3 years ago

# The Impact of Environment on Late Time Evolution of the Stellar Mass - Halo Mass Relation.

Jesse B. Golden-marx, Christopher J. Miller

At a fixed halo mass, galaxy clusters with higher magnitude gaps have larger brightest central galaxy (BCG) stellar masses. Recent studies have shown that by including the magnitude gap ($\rm m_{gap}$) as a latent parameter in the stellar mass - halo mass (SMHM) relation, we can make more precise measurements on the amplitude, slope, and intrinsic scatter. Using galaxy clusters from the Sloan Digital Sky Survey, we measure the SMHM-$\rm m_{gap}$ relation and its evolution out to $z=0.3$. Using a fixed comoving aperture of 100kpc to define the central galaxy's stellar mass, we report statistically significant negative evolution in the slope of the SMHM relation to $z = 0.3$ (%CONTENT%gt; 3.5\sigma\$). The steepening of the slope over the last 3.5 Gyrs can be explained by late-time merger activity at the cores of galaxy clusters. We also find that the inferred slope depends on the aperture used to define the radial extent of the central galaxy. At small radii (20kpc), the slope of the SMHM relation is shallow, indicating that the core of the central galaxy is less related to the growth of the underlying host halo. By including all of the central galaxy's light within 100kpc, the slope reaches an asymptote at a value consistent with recent high resolution hydrodynamical cosmology simulations.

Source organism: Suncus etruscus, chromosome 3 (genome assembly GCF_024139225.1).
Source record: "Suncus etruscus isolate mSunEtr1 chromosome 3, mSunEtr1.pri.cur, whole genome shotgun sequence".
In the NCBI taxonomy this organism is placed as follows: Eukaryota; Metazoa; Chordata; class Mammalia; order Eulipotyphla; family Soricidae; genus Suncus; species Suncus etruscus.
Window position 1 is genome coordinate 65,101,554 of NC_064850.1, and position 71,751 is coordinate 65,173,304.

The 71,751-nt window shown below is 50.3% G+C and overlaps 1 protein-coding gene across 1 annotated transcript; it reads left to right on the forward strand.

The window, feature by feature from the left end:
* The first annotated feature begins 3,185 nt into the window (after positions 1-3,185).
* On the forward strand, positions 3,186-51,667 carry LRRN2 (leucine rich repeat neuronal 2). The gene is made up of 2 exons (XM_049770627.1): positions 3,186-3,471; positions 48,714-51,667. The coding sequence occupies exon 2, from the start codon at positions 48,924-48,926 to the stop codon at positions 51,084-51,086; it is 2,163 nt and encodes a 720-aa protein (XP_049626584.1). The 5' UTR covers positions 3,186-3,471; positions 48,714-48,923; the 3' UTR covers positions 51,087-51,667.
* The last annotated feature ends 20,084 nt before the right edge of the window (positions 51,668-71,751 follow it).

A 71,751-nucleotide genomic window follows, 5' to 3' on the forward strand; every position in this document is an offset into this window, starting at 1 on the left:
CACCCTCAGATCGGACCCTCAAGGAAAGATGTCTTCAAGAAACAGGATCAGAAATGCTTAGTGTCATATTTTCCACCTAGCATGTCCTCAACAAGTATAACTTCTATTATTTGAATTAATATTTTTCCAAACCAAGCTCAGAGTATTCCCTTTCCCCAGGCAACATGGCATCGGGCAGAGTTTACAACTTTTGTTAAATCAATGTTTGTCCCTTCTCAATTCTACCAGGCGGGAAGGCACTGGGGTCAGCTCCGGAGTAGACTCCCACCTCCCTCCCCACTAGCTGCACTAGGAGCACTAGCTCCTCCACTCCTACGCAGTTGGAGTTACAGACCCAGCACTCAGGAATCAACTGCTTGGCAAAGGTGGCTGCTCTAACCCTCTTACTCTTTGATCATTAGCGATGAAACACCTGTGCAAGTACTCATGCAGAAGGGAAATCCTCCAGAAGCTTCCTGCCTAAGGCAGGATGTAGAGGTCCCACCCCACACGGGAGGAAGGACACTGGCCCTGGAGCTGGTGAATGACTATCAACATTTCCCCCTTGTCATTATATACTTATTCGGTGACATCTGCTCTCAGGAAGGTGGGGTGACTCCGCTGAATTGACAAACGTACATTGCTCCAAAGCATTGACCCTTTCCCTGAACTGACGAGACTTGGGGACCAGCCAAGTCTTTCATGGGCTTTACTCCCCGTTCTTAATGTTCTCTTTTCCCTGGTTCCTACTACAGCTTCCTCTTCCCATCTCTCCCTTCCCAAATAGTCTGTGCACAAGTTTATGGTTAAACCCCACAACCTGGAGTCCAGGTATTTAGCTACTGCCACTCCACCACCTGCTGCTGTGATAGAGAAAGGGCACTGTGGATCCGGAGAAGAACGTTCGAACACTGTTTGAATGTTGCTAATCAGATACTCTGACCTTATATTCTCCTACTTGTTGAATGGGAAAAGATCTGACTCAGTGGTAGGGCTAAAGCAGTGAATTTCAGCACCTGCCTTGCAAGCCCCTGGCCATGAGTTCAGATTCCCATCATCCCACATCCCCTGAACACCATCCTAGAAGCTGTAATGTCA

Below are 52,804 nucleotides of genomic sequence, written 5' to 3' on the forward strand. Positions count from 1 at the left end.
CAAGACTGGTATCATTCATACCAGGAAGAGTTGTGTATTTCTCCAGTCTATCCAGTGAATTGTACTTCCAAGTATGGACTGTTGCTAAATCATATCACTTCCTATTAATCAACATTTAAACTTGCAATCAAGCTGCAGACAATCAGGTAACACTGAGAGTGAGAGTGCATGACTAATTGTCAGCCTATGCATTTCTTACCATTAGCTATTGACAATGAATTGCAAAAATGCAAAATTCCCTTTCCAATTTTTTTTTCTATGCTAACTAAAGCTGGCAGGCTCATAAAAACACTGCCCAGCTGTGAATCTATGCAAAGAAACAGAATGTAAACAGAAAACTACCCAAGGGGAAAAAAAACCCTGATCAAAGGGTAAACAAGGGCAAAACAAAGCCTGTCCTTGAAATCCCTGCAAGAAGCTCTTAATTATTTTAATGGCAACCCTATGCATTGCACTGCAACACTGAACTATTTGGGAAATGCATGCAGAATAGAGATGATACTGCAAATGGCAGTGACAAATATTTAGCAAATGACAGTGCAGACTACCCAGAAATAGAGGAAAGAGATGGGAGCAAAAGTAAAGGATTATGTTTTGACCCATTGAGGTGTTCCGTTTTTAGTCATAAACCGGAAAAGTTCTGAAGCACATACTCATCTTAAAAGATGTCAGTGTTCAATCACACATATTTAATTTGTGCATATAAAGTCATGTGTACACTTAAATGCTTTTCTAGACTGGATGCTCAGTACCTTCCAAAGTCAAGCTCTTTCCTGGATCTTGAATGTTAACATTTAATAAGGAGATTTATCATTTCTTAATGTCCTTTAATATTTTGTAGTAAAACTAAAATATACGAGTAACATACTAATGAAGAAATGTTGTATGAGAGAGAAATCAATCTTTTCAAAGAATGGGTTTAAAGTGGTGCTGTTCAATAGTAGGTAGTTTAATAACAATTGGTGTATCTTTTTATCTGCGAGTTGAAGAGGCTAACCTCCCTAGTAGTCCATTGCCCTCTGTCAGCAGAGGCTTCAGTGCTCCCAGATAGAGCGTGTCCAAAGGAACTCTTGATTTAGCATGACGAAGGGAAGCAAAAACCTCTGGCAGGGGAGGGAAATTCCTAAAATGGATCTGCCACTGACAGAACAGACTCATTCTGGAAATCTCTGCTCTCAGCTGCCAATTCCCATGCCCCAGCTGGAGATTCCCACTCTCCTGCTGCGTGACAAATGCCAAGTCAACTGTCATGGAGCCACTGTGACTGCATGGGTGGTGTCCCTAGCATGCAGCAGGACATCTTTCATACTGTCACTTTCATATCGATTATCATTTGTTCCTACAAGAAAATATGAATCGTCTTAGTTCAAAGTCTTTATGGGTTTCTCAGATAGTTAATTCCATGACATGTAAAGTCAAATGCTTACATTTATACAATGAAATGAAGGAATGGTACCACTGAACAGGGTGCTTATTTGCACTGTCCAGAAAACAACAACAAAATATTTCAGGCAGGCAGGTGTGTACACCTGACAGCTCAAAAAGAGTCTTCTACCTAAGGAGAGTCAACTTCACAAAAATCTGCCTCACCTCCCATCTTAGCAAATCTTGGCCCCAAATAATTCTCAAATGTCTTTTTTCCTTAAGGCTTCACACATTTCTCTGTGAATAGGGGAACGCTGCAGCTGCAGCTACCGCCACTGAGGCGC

Publisher URL: http://arxiv.org/abs/1901.02568

DOI: arXiv:1901.02568v1

You might also like
Discover & Discuss Important Research

Keeping up-to-date with research can feel impossible, with papers being published faster than you'll ever be able to read them. That's where Researcher comes in: we're simplifying discovery and making important discussions happen. With over 19,000 sources, including peer-reviewed journals, preprints, blogs, universities, podcasts and Live events across 10 research areas, you'll never miss what's important to you. It's like social media, but better. Oh, and we should mention - it's free.

Researcher displays publicly available abstracts and doesn’t host any full article content. If the content is open access, we will direct clicks from the abstracts to the publisher website and display the PDF copy on our platform. Clicks to view the full text will be directed to the publisher website, where only users with subscriptions or access through their institution are able to view the full article.